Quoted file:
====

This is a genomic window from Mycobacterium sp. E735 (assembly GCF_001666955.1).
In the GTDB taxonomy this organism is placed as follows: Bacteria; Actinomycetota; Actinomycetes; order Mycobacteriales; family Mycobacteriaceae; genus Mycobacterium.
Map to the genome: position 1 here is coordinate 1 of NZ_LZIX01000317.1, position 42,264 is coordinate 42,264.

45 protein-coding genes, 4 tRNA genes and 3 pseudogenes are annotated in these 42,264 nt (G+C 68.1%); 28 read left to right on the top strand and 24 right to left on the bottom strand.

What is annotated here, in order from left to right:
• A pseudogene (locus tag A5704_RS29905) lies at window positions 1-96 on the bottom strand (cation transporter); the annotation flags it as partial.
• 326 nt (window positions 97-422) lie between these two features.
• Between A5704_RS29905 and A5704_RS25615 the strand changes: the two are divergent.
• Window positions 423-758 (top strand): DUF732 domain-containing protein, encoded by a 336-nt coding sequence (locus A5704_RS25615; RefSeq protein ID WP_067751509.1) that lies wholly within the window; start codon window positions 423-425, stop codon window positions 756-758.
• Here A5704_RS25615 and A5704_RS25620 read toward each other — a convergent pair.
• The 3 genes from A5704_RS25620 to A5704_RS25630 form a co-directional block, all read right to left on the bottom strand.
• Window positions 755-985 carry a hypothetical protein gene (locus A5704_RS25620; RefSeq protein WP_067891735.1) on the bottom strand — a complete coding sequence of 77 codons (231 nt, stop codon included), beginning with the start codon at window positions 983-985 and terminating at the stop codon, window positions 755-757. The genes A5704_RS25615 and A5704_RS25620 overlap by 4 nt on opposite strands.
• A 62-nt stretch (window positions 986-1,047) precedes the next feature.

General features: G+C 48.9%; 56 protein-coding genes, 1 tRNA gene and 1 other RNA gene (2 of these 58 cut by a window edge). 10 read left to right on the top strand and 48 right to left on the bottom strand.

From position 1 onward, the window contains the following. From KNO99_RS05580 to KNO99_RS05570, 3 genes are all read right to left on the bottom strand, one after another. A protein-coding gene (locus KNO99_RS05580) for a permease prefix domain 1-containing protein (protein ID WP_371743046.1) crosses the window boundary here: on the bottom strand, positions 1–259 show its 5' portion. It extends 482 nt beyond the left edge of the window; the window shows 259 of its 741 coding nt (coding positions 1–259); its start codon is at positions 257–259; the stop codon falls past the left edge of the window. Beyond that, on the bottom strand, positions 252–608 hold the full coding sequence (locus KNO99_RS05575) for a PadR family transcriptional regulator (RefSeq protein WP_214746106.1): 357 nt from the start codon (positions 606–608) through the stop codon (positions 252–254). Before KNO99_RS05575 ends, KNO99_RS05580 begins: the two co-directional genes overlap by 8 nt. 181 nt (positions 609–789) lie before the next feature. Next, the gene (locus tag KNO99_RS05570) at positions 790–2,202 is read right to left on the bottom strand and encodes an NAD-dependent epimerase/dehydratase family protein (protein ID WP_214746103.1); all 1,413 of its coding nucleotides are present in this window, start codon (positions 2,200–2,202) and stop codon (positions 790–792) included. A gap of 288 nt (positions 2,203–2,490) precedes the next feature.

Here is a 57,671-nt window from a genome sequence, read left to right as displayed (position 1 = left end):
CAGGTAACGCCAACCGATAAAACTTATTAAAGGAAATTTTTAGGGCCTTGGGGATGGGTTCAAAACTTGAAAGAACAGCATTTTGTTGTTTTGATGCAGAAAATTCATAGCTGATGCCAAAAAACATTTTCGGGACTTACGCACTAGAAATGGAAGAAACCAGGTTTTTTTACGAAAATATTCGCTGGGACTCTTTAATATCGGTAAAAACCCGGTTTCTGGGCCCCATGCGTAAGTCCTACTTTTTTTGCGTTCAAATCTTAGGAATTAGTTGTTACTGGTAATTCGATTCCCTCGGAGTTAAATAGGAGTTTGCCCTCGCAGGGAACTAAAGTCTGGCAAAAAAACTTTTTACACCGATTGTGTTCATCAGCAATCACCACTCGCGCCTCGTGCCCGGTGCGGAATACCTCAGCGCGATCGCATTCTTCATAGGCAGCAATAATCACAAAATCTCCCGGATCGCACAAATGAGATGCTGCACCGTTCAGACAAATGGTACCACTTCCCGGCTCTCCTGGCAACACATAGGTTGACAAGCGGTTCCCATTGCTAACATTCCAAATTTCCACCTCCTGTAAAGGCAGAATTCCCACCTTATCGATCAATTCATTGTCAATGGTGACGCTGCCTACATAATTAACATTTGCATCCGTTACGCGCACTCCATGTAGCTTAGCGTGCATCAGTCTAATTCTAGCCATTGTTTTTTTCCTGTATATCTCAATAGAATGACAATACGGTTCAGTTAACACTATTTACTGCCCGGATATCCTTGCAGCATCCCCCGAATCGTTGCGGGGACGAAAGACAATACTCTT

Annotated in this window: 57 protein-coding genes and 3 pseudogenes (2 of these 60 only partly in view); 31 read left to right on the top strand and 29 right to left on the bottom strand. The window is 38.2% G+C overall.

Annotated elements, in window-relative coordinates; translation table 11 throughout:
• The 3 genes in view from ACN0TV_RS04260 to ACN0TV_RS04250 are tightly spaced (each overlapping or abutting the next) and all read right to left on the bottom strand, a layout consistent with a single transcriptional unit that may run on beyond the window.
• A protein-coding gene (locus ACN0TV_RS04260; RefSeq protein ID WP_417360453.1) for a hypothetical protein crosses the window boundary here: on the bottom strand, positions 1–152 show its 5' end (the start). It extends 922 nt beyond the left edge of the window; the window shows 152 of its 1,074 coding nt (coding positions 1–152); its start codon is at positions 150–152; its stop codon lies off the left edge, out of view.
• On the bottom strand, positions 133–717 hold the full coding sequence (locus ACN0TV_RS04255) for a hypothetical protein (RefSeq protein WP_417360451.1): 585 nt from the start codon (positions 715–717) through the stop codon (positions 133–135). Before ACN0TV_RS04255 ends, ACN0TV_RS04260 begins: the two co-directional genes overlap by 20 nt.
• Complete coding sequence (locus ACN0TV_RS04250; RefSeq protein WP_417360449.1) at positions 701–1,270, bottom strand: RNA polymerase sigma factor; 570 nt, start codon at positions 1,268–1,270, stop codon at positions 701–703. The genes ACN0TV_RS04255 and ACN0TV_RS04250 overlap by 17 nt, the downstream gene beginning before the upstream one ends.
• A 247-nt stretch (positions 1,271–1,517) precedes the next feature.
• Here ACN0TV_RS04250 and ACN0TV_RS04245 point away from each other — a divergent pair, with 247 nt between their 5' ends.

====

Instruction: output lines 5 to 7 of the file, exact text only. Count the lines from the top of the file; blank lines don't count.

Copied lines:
What is annotated here, in order from left to right:
• A pseudogene (locus tag A5704_RS29905) lies at window positions 1-96 on the bottom strand (cation transporter); the annotation flags it as partial.
• 326 nt (window positions 97-422) lie between these two features.